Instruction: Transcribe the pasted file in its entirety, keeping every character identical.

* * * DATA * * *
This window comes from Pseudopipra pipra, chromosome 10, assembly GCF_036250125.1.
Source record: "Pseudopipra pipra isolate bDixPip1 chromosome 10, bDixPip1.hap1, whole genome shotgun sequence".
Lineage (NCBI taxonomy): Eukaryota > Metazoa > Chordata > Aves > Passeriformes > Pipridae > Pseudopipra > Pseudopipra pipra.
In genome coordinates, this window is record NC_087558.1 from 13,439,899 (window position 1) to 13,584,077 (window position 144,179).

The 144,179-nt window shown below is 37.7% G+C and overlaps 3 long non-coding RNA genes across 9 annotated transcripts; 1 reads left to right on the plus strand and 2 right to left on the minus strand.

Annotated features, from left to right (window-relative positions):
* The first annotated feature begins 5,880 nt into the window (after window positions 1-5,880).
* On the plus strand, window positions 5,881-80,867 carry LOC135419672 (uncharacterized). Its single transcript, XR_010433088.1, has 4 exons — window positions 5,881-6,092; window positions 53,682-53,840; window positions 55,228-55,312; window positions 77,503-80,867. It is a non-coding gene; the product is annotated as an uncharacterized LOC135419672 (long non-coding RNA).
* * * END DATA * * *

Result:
This window comes from Pseudopipra pipra, chromosome 10, assembly GCF_036250125.1.
Source record: "Pseudopipra pipra isolate bDixPip1 chromosome 10, bDixPip1.hap1, whole genome shotgun sequence".
Lineage (NCBI taxonomy): Eukaryota > Metazoa > Chordata > Aves > Passeriformes > Pipridae > Pseudopipra > Pseudopipra pipra.
In genome coordinates, this window is record NC_087558.1 from 13,439,899 (window position 1) to 13,584,077 (window position 144,179).

The 144,179-nt window shown below is 37.7% G+C and overlaps 3 long non-coding RNA genes across 9 annotated transcripts; 1 reads left to right on the plus strand and 2 right to left on the minus strand.

Annotated features, from left to right (window-relative positions):
* The first annotated feature begins 5,880 nt into the window (after window positions 1-5,880).
* On the plus strand, window positions 5,881-80,867 carry LOC135419672 (uncharacterized). Its single transcript, XR_010433088.1, has 4 exons — window positions 5,881-6,092; window positions 53,682-53,840; window positions 55,228-55,312; window positions 77,503-80,867. It is a non-coding gene; the product is annotated as an uncharacterized LOC135419672 (long non-coding RNA).